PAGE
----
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drugs for angina pectoris and myocardial infarction

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    1. Drugs for Angina Pectoris and Myocardial infarction Chapter 25

    3. Angina Pectoris Acute chest pain that occurs when myocardial oxygen supply is less than the demand. Identify the classic presentation of Angina. What else would you expect the patient to experience? What assessment findings would you expect? Identify precipitating factors What would you expect to relieve the symptoms?

    4. Angina Pectoris Compare and Contrast the following types of Angina Pectoris: Stable Vasospastic (Prinzmetal’s) Silent Unstable

    5. Angina Pectoris What did you notice about the presentation of Angina Pectoris? What is the implication of this information? What pharmacologic therapy can help make the determination? What is differential diagnosis based upon? What are non-cardiac causes of chest pain?

    6. Non-Pharmacologic Management Limit alcohol No high saturated fat/high cholesterol foods Maintain normal blood lipid levels Maintain blood pressure within normal range Regular exercise Optimal weight Maintain blood glucose within normal range No tobacco

    7. Interventional Procedures Percutaneous Transluminal Coronary Angioplasty (PTCA) Stent Coronary Artery Bypass Graft (CABG) What is the goal of these interventions?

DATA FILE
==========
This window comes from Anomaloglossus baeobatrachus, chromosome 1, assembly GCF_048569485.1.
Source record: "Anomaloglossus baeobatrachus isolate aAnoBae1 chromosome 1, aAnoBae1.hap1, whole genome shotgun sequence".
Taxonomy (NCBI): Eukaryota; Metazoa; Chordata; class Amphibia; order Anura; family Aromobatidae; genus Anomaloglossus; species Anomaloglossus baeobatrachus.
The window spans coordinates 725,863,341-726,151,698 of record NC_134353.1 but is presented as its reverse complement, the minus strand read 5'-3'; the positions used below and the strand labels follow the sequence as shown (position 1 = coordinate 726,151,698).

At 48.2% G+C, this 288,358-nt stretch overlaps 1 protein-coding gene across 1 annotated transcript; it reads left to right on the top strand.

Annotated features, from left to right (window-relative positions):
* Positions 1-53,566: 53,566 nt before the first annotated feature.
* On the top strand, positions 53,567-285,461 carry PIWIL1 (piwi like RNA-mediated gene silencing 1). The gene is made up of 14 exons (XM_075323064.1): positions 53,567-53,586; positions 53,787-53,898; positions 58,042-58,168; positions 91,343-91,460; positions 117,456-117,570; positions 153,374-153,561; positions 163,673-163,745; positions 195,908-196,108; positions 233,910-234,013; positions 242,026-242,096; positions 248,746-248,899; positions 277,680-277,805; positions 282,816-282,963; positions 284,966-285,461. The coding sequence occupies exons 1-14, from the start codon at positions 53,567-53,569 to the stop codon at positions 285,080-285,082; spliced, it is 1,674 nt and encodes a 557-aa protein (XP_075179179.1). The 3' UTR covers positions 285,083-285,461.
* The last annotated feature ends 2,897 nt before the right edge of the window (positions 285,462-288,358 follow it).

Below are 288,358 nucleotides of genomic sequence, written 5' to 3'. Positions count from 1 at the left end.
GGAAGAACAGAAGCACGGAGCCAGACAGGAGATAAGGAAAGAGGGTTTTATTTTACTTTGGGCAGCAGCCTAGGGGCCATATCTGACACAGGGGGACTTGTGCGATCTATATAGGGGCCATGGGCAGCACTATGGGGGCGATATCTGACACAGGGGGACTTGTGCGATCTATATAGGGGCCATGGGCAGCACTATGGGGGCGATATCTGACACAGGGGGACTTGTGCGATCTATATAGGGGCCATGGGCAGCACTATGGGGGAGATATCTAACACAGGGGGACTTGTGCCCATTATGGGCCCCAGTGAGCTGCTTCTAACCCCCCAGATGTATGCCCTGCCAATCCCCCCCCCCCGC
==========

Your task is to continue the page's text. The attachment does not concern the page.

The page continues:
8. Pharmacotherapy of Angina Pectoris Identify: Primary goal Additional goals Long-term goals Pharmacotherapy must be accompanied by behavior modifications. Basic Therapy Categories Drugs to stop episode Drugs to decrease frequency of episodes Mechanisms: Decrease O2 demand Decrease HR Decrease preload Decrease contractility Decrease afterload

    9. Pharmacotherapy of Angina Pectoris Three classes Beta-adrenergic antagonists Calcium channel blockers Organic nitrates Short acting Long acting What do each of these classes do? When will 2 or more classes be used?

    10. Organic Nitrates Prototype: nitroglycerin , p. 351 Routes of administration: Sublingual, Oral, Transdermal, Intravenous Tolerance Common and serious problem Magnitude is dose dependent Develops and disappears rapidly How could you delay the development of tolerance?

    11. NCs: Organic Nitrates Baseline BP prior to administration Contraindicated: Cardiac tamponade, pericarditis, head injury, shock, increased ICP Use cautiously: Severe liver or kidney disease, early MI No alcohol intake

    12. Organic Nitrate: Client Teaching Avoid alcohol Rotate transdermal patches Do not chew or swallow SL tabs Sit or lie down when taking SL tabs Call EMS if CP continues after 3 doses @ 5 min. intervals Immediately report symptoms of overdose Keep in original container Replace SL every 6 months

    13. Beta-Adrenergic Antagonists Prototype: atenolol (Tenormin) p. 353 As effective as nitrates in decreasing frequency and severity of angina caused by exertion Ideal for those with HTN and CAD Drug of choice for prophylaxis of chronic angina What is the major benefit of beta-blockers over organic nitrates?